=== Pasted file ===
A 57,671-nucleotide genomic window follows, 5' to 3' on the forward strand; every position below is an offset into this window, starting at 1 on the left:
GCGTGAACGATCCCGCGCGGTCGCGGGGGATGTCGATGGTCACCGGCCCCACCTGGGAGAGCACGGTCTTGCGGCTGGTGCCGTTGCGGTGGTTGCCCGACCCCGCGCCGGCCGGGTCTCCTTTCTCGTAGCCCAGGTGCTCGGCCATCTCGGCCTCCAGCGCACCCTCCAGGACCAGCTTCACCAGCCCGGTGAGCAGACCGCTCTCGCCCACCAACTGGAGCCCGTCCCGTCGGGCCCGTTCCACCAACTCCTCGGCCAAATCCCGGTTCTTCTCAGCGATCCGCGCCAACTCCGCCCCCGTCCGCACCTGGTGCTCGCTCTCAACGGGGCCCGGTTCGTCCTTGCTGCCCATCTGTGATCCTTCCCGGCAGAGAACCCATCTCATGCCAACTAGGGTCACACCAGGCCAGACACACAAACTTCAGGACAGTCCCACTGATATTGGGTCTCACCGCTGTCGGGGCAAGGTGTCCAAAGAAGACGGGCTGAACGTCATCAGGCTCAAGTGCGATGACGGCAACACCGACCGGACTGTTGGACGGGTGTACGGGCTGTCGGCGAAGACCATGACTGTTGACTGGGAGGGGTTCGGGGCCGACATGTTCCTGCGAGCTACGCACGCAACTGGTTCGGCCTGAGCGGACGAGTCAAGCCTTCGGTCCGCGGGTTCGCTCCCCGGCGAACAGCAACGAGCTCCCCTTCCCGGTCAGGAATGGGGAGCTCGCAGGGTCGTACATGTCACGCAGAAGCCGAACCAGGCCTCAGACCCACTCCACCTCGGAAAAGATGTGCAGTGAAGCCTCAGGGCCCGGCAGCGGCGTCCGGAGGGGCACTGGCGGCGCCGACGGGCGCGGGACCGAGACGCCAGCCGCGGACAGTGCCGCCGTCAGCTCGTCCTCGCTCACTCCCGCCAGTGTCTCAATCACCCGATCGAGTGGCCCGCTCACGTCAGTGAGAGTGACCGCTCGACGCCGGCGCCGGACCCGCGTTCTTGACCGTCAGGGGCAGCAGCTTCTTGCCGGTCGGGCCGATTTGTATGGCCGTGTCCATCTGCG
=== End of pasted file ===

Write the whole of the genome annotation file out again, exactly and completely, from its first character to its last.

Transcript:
A 57,671-nucleotide genomic window follows, 5' to 3' on the forward strand; every position below is an offset into this window, starting at 1 on the left:
GCGTGAACGATCCCGCGCGGTCGCGGGGGATGTCGATGGTCACCGGCCCCACCTGGGAGAGCACGGTCTTGCGGCTGGTGCCGTTGCGGTGGTTGCCCGACCCCGCGCCGGCCGGGTCTCCTTTCTCGTAGCCCAGGTGCTCGGCCATCTCGGCCTCCAGCGCACCCTCCAGGACCAGCTTCACCAGCCCGGTGAGCAGACCGCTCTCGCCCACCAACTGGAGCCCGTCCCGTCGGGCCCGTTCCACCAACTCCTCGGCCAAATCCCGGTTCTTCTCAGCGATCCGCGCCAACTCCGCCCCCGTCCGCACCTGGTGCTCGCTCTCAACGGGGCCCGGTTCGTCCTTGCTGCCCATCTGTGATCCTTCCCGGCAGAGAACCCATCTCATGCCAACTAGGGTCACACCAGGCCAGACACACAAACTTCAGGACAGTCCCACTGATATTGGGTCTCACCGCTGTCGGGGCAAGGTGTCCAAAGAAGACGGGCTGAACGTCATCAGGCTCAAGTGCGATGACGGCAACACCGACCGGACTGTTGGACGGGTGTACGGGCTGTCGGCGAAGACCATGACTGTTGACTGGGAGGGGTTCGGGGCCGACATGTTCCTGCGAGCTACGCACGCAACTGGTTCGGCCTGAGCGGACGAGTCAAGCCTTCGGTCCGCGGGTTCGCTCCCCGGCGAACAGCAACGAGCTCCCCTTCCCGGTCAGGAATGGGGAGCTCGCAGGGTCGTACATGTCACGCAGAAGCCGAACCAGGCCTCAGACCCACTCCACCTCGGAAAAGATGTGCAGTGAAGCCTCAGGGCCCGGCAGCGGCGTCCGGAGGGGCACTGGCGGCGCCGACGGGCGCGGGACCGAGACGCCAGCCGCGGACAGTGCCGCCGTCAGCTCGTCCTCGCTCACTCCCGCCAGTGTCTCAATCACCCGATCGAGTGGCCCGCTCACGTCAGTGAGAGTGACCGCTCGACGCCGGCGCCGGACCCGCGTTCTTGACCGTCAGGGGCAGCAGCTTCTTGCCGGTCGGGCCGATTTGTATGGCCGTGTCCATCTGCG